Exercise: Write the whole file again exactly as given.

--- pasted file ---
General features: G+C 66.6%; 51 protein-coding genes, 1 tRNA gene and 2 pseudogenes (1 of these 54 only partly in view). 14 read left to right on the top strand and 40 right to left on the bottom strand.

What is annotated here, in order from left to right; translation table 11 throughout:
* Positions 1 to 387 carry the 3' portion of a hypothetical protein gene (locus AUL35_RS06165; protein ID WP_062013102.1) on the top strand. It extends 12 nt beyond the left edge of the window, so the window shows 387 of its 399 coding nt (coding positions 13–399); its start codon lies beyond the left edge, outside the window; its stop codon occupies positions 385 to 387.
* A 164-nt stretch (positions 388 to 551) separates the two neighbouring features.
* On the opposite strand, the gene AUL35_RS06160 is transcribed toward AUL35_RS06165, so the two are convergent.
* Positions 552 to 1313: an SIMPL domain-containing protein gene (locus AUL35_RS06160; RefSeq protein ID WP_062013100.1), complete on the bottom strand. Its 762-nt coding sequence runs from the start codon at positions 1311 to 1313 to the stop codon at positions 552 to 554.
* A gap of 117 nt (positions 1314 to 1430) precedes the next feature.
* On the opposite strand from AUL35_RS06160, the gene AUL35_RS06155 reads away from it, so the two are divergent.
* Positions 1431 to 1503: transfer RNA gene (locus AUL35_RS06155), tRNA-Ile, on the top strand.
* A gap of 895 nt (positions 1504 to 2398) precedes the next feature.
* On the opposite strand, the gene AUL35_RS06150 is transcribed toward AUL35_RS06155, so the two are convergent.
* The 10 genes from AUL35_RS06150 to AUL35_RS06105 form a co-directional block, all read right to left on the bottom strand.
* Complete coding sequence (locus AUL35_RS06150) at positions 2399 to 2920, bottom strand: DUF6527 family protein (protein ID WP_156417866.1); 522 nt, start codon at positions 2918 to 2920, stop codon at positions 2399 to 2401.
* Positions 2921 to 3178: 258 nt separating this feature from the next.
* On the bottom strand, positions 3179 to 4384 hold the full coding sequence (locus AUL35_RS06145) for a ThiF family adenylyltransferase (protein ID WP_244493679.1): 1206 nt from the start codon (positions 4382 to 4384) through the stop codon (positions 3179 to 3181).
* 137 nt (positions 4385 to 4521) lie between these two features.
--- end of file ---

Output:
General features: G+C 66.6%; 51 protein-coding genes, 1 tRNA gene and 2 pseudogenes (1 of these 54 only partly in view). 14 read left to right on the top strand and 40 right to left on the bottom strand.

What is annotated here, in order from left to right; translation table 11 throughout:
* Positions 1 to 387 carry the 3' portion of a hypothetical protein gene (locus AUL35_RS06165; protein ID WP_062013102.1) on the top strand. It extends 12 nt beyond the left edge of the window, so the window shows 387 of its 399 coding nt (coding positions 13–399); its start codon lies beyond the left edge, outside the window; its stop codon occupies positions 385 to 387.
* A 164-nt stretch (positions 388 to 551) separates the two neighbouring features.
* On the opposite strand, the gene AUL35_RS06160 is transcribed toward AUL35_RS06165, so the two are convergent.
* Positions 552 to 1313: an SIMPL domain-containing protein gene (locus AUL35_RS06160; RefSeq protein ID WP_062013100.1), complete on the bottom strand. Its 762-nt coding sequence runs from the start codon at positions 1311 to 1313 to the stop codon at positions 552 to 554.
* A gap of 117 nt (positions 1314 to 1430) precedes the next feature.
* On the opposite strand from AUL35_RS06160, the gene AUL35_RS06155 reads away from it, so the two are divergent.
* Positions 1431 to 1503: transfer RNA gene (locus AUL35_RS06155), tRNA-Ile, on the top strand.
* A gap of 895 nt (positions 1504 to 2398) precedes the next feature.
* On the opposite strand, the gene AUL35_RS06150 is transcribed toward AUL35_RS06155, so the two are convergent.
* The 10 genes from AUL35_RS06150 to AUL35_RS06105 form a co-directional block, all read right to left on the bottom strand.
* Complete coding sequence (locus AUL35_RS06150) at positions 2399 to 2920, bottom strand: DUF6527 family protein (protein ID WP_156417866.1); 522 nt, start codon at positions 2918 to 2920, stop codon at positions 2399 to 2401.
* Positions 2921 to 3178: 258 nt separating this feature from the next.
* On the bottom strand, positions 3179 to 4384 hold the full coding sequence (locus AUL35_RS06145) for a ThiF family adenylyltransferase (protein ID WP_244493679.1): 1206 nt from the start codon (positions 4382 to 4384) through the stop codon (positions 3179 to 3181).
* 137 nt (positions 4385 to 4521) lie between these two features.